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Without Teachers, There Will Be No Economic Recovery

We can’t talk about bringing back the economy without talking about schools

Over the past three months, our nation’s teachers made the unforeseeable but necessary leap to distance learning. If someone told us back in February that we would be moving all teaching and learning across the country to online platforms for the rest of the academic year, nobody would have believed it.

Parents are getting a crash course in homeschooling and have a new perspective on what it really takes to deliver high quality instruction for several hours every day. They are also realizing that teachers do so much more than teach. Teachers are mentors and counselors and play a major role in the social-emotional and behavioral development of our children. 

Communities have come to rely on schools for more than education, including extended day programs, healthcare services, and, in many cases, meals. Our society’s reliance on the education system makes the teachers and other professionals working in schools a critical cog in the wheel that moves our entire economy forward. Our education system does not work without teachers. And our economy does not work without our education system.

As state governments consider how and when to re-open their economies, it is essential to factor schools into the decision making. We simply cannot open an economy without reopening our schools and summer programs. If parents are expected to go back to work, they need to ensure their children’s needs are being met. To outline a plan that calls for the reopening of retail stores, restaurants and other businesses without acknowledging the imperative – and a plan – to reopen schools is not only short-sighted, but it is also a disservice to the educators filling a critical need in our society.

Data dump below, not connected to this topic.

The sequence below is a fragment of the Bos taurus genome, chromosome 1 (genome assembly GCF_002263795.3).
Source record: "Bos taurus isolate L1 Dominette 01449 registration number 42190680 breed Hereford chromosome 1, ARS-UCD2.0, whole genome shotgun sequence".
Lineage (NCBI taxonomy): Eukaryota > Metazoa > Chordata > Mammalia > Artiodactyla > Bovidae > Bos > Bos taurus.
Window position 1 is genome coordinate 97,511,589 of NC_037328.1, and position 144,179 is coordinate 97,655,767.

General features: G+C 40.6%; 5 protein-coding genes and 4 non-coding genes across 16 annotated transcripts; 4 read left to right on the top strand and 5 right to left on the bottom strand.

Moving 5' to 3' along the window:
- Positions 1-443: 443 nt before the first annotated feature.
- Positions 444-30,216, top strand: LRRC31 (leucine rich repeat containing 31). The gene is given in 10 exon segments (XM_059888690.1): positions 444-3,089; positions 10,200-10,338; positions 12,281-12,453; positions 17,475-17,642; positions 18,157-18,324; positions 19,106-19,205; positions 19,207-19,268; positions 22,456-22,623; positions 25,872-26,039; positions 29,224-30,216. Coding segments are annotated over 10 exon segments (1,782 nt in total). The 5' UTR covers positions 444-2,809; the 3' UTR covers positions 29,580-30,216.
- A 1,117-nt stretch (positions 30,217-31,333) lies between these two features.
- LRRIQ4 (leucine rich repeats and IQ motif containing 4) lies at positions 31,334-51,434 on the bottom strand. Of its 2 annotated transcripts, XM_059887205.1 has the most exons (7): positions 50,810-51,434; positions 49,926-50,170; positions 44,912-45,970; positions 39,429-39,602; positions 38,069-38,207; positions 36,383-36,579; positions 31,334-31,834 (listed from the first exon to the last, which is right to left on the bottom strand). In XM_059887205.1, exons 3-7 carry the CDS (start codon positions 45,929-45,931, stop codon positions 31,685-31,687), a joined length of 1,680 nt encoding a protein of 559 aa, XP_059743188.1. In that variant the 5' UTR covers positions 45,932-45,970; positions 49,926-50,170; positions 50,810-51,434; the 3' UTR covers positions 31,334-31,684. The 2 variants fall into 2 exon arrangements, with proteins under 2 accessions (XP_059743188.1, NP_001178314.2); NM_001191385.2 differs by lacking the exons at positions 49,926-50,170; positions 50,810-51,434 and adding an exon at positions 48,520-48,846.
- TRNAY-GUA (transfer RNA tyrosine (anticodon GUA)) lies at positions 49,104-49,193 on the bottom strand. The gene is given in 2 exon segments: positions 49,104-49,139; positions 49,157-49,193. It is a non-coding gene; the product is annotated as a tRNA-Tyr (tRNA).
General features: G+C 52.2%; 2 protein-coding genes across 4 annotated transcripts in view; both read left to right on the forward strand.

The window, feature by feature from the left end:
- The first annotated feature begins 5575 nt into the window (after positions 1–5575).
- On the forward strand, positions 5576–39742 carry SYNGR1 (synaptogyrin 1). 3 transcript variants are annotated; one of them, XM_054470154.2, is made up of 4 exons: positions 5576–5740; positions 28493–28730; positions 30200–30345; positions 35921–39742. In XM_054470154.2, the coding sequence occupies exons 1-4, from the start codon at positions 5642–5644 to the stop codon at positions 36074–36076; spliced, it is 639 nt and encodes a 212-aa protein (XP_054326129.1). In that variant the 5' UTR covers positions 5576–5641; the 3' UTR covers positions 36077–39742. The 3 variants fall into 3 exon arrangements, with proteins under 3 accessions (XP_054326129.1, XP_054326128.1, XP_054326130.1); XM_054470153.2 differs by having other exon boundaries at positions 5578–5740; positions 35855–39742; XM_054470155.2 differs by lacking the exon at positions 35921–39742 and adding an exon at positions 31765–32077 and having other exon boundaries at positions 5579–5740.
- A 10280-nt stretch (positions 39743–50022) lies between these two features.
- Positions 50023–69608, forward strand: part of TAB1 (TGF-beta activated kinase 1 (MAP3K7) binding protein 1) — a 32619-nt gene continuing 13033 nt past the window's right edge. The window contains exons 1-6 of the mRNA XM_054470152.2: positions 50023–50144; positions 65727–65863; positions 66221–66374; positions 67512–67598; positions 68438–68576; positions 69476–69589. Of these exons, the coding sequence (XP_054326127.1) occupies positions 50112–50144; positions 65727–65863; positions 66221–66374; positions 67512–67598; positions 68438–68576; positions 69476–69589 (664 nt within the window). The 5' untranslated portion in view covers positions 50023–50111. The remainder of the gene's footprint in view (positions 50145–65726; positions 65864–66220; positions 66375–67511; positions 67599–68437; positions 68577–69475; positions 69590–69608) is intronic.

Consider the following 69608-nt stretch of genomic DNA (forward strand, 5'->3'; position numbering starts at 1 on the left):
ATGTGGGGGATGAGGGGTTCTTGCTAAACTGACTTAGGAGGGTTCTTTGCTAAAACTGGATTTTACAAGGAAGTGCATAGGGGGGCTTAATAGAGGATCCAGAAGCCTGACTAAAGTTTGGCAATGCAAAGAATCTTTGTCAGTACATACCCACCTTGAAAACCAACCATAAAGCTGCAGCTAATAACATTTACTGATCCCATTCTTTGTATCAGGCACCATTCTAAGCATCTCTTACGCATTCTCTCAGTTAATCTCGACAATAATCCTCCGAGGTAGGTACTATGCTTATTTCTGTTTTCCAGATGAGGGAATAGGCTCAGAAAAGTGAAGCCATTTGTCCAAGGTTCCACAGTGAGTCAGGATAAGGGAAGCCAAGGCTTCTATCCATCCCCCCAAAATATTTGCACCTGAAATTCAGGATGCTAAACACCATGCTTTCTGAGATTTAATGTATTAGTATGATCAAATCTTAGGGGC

We also need to acknowledge the path to reopening schools will be complicated. For the foreseeable future, we should expect that schools will toggle between classroom-based and remote learning. But sending kids to school for part of the week does not solve the challenge for Americans who work Monday through Friday.

We need to rethink the school day. Schools are proving that they can deliver quality instruction online, so they should be able to do it anytime of the day and any day of the week. Let’s learn from this. For students to catch up, we need to make the most of all available instruction time, including evenings and weekends.

Finally, when we are ready to open our schools, we need to support our teachers who will become the next frontline workers of the COVID-19 outbreak. For many of us, we see the efforts to transition to remote learning as heroic. Imagine when 50 million children go back to the classroom. Our company employs more than 5,000 teachers across the country and I can tell you, we never thought of the profession as one that comes with significant health risks. But, in the coming weeks, we will ask teachers to return to school and put themselves in harm’s way so that the rest of us can get back to work and reignite our economy. They will heed the call to serve, as they always do. 

When that happens, I hope we galvanize the same kind of national support for teachers that we show for the essential workers today. We are about to see our teachers as the true heroes they are. An official Appreciation Week will not be enough. Without them, there will be no economic recovery.

Jeffrey Cohen is the Chief Executive Officer of FullBloom, a provider of education and behavioral health solutions for more than 100,000 K-12 children and their families, leading to better life outcomes, regardless of the learning obstacles and other challenges they face. The company employs 5,000 educators across the country. 

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